This morning, another wave of panic clutched the nation. News outlets began reporting on a dire situation. Their Twitter accounts called out for despair and dread, for it seemed that America would now be facing yet another new horror: a bacon shortage.
Lured in by the siren call of clickbait, NBC, CBS and USA Today all ran with the news, which stemmed from a USDA report—picked up by the Ohio Pork Council—that said pork belly reserves were at their lowest point in 50 years. How low is low? Reportedly, only 17.8 million pounds remain.
As the report spread, Steve Meyer, vice president of pork analysis for EMI Analytics (yes, apparently that’s a real job) stepped in to quell the public’s hysteria. He told the New York Times, “To imply that there’s going to be some shortage of bacon is wrong. There’s going to be plenty of bacon.” Then Rich Deaton, president of the Ohio Pork Council, admitted that baconshortage.com, a website created by his organization after the release of the report, was a marketing ploy. The whole thing turned out to be a hoax.
This saga comes in the era of the phenomenon of fake news. First, let’s define what we mean by the term fake news. According to Elle Hunt at the Guardian, fake news is “completely made up, manipulated to resemble credible journalism and attract maximum attention and, with it, advertising revenue.” However, fake news has been co-opted as an umbrella term to mean any news story that is, in some way or another, not true.
The Great Bacon Misunderstanding of 2017 is not fake news, even though the New York Times labeled it that way. Reputable news outlets, which otherwise report on the facts, simply misinterpreted a scientific study by the USDA and the Ohio Pork Council latched onto an opportunity to get some press.
When Trump spoke today at the White House in honor of Black History Month, he told his audience, “You read all about Dr. Martin Luther King a week ago when somebody said I took the statue out of my office. It turned out that that was fake news. Fake news.”
Trump has brought up the bust story before: First in his bizarre speech to the CIA, and then Kellyanne Conway, his media sorceress, brought it up again to Chuck Todd during a Meet the Press interview after Todd asked why Press Secretary Sean Spicer straight-up lied in his first briefing. She tried to make it sound as though the “mainstream media” lies too by citing Miller’s story (coining the phrase “alternative facts” in the process), as though that should excuse making up facts on the spot to a room full of trained journalists.
But the bust story wasn’t fake news. All that happened was that Time magazine reporter Zeke Miller incorrectly reported that Trump had the bust removed from the White House. He realized his mistake, and on January 24, Time issued a retraction. End of story. Scan the New York Times on any day and you will see probably one retraction, at least. It happens. But we don’t call this venerated news organization fake for making mistakes. Trump, however, used Miller’s mistake to double down on his distrust of media—that journalists are dishonest and unfair.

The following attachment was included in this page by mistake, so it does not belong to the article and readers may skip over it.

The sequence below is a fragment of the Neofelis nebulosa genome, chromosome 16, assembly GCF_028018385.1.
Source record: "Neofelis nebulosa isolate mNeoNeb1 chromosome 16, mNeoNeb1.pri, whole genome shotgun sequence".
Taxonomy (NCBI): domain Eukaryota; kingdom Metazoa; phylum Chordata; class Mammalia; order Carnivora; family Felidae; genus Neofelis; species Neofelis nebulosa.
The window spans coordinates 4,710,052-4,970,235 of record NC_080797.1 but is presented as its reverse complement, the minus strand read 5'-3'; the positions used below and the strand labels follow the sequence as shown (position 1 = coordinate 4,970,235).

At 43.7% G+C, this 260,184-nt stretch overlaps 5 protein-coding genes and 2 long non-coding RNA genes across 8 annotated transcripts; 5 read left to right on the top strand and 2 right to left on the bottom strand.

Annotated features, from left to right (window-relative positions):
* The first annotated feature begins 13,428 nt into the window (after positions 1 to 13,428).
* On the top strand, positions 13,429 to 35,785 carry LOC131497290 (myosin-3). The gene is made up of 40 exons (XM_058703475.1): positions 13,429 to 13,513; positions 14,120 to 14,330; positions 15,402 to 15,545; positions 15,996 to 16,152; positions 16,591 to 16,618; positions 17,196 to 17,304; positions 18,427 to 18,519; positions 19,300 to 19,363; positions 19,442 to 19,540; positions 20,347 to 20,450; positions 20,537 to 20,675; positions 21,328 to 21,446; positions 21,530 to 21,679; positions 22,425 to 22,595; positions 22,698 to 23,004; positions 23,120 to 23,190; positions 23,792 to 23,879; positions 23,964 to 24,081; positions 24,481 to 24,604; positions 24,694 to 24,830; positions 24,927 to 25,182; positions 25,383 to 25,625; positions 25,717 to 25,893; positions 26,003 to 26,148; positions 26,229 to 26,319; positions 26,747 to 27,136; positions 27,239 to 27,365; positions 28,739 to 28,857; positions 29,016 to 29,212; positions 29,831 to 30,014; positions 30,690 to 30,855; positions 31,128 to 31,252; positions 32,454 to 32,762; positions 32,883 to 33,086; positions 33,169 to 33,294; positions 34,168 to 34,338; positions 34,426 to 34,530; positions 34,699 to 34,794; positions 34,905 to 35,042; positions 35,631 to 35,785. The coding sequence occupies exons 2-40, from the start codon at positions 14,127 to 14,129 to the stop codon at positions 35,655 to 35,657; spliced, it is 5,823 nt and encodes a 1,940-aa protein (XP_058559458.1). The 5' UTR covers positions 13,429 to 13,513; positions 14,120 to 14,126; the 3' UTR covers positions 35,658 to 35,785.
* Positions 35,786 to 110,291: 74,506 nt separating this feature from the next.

The media is allowed to make mistakes, and we often do. Some made a mistake in writing alarmists headlines about America running out of pork (to reiterate: we aren’t). The difference between major media and fake news sites is that real journalists don’t build websites meant to look legitimate and then weave fabricated tales out of thin air to get clicks.
Here’s what fake news really is: It’s an untrue story that was intentionally created to actively deceive you. For all the whining Trump and his cronies do about fake news, they have taken advantage of it to the fullest extent of their ability.
According to Craig Silverman, who works for BuzzFeed News and recently did an interview with NPR on the issue, “The Trump campaign itself helped circulate false news stories, 100 percent fake news stories from 100 percent fake news websites.” Though he goes on to say that there’s no evidence that fake news helped Trump win the election, his campaign saw an opportunity not only to peddle misinformation to trick their supporters, but to sow a feeling of mistrust toward journalists. Voters ate it up.
I suppose it could be argued that those headlines posted this morning about the bacon crisis were meant to lure people into clicking links, thereby gaining ad revenue, but the story was still based on a real report. At worst, the reporting was the result of some clever twisting of the facts, not an outright fabrication. Meanwhile, Kellyanne Conway, Donald Trump and Sean Spicer are in the business of outright fabrication—or as they call it, “alternative facts.”